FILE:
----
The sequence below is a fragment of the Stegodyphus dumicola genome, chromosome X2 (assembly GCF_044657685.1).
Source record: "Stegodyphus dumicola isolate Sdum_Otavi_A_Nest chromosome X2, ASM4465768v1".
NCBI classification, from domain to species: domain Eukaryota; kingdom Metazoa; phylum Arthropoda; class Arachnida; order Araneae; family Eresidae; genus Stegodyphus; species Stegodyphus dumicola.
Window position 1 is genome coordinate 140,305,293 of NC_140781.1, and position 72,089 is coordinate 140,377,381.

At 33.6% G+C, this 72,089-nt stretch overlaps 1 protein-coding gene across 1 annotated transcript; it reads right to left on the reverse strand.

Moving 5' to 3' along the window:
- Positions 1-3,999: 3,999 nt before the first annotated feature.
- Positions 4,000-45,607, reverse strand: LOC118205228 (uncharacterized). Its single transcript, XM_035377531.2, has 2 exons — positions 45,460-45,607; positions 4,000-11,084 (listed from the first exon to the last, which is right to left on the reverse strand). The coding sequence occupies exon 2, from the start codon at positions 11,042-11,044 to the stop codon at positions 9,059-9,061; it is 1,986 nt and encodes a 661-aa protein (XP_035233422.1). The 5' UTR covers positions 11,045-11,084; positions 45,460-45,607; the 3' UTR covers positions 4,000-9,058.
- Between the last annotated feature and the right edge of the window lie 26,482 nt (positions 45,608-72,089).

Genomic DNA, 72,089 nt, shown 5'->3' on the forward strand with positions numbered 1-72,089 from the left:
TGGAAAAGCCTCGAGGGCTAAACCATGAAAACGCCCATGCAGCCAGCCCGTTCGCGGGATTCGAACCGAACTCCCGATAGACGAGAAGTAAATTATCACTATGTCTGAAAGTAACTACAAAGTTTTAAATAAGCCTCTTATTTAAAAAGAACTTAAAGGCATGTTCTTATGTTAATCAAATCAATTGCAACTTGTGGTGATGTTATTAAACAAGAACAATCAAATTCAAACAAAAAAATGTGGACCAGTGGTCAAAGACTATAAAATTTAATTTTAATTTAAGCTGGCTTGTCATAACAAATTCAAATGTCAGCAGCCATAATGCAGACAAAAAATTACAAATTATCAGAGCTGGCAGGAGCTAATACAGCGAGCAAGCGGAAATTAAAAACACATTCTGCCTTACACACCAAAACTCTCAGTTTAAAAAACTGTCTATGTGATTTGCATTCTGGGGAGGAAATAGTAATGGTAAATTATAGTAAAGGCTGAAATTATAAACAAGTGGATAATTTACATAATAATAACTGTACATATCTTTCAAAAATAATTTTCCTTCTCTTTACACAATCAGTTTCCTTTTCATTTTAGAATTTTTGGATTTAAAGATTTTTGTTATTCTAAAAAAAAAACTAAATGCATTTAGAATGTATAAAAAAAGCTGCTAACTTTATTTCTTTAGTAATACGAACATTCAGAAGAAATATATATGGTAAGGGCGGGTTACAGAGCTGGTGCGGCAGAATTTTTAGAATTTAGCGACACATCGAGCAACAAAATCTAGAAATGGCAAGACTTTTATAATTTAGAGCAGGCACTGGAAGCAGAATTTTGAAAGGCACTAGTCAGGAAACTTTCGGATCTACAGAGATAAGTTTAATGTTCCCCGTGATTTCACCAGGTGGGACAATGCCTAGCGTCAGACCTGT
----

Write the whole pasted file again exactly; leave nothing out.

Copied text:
The sequence below is a fragment of the Stegodyphus dumicola genome, chromosome X2 (assembly GCF_044657685.1).
Source record: "Stegodyphus dumicola isolate Sdum_Otavi_A_Nest chromosome X2, ASM4465768v1".
NCBI classification, from domain to species: domain Eukaryota; kingdom Metazoa; phylum Arthropoda; class Arachnida; order Araneae; family Eresidae; genus Stegodyphus; species Stegodyphus dumicola.
Window position 1 is genome coordinate 140,305,293 of NC_140781.1, and position 72,089 is coordinate 140,377,381.

At 33.6% G+C, this 72,089-nt stretch overlaps 1 protein-coding gene across 1 annotated transcript; it reads right to left on the reverse strand.

Moving 5' to 3' along the window:
- Positions 1-3,999: 3,999 nt before the first annotated feature.
- Positions 4,000-45,607, reverse strand: LOC118205228 (uncharacterized). Its single transcript, XM_035377531.2, has 2 exons — positions 45,460-45,607; positions 4,000-11,084 (listed from the first exon to the last, which is right to left on the reverse strand). The coding sequence occupies exon 2, from the start codon at positions 11,042-11,044 to the stop codon at positions 9,059-9,061; it is 1,986 nt and encodes a 661-aa protein (XP_035233422.1). The 5' UTR covers positions 11,045-11,084; positions 45,460-45,607; the 3' UTR covers positions 4,000-9,058.
- Between the last annotated feature and the right edge of the window lie 26,482 nt (positions 45,608-72,089).

Genomic DNA, 72,089 nt, shown 5'->3' on the forward strand with positions numbered 1-72,089 from the left:
TGGAAAAGCCTCGAGGGCTAAACCATGAAAACGCCCATGCAGCCAGCCCGTTCGCGGGATTCGAACCGAACTCCCGATAGACGAGAAGTAAATTATCACTATGTCTGAAAGTAACTACAAAGTTTTAAATAAGCCTCTTATTTAAAAAGAACTTAAAGGCATGTTCTTATGTTAATCAAATCAATTGCAACTTGTGGTGATGTTATTAAACAAGAACAATCAAATTCAAACAAAAAAATGTGGACCAGTGGTCAAAGACTATAAAATTTAATTTTAATTTAAGCTGGCTTGTCATAACAAATTCAAATGTCAGCAGCCATAATGCAGACAAAAAATTACAAATTATCAGAGCTGGCAGGAGCTAATACAGCGAGCAAGCGGAAATTAAAAACACATTCTGCCTTACACACCAAAACTCTCAGTTTAAAAAACTGTCTATGTGATTTGCATTCTGGGGAGGAAATAGTAATGGTAAATTATAGTAAAGGCTGAAATTATAAACAAGTGGATAATTTACATAATAATAACTGTACATATCTTTCAAAAATAATTTTCCTTCTCTTTACACAATCAGTTTCCTTTTCATTTTAGAATTTTTGGATTTAAAGATTTTTGTTATTCTAAAAAAAAAACTAAATGCATTTAGAATGTATAAAAAAAGCTGCTAACTTTATTTCTTTAGTAATACGAACATTCAGAAGAAATATATATGGTAAGGGCGGGTTACAGAGCTGGTGCGGCAGAATTTTTAGAATTTAGCGACACATCGAGCAACAAAATCTAGAAATGGCAAGACTTTTATAATTTAGAGCAGGCACTGGAAGCAGAATTTTGAAAGGCACTAGTCAGGAAACTTTCGGATCTACAGAGATAAGTTTAATGTTCCCCGTGATTTCACCAGGTGGGACAATGCCTAGCGTCAGACCTGT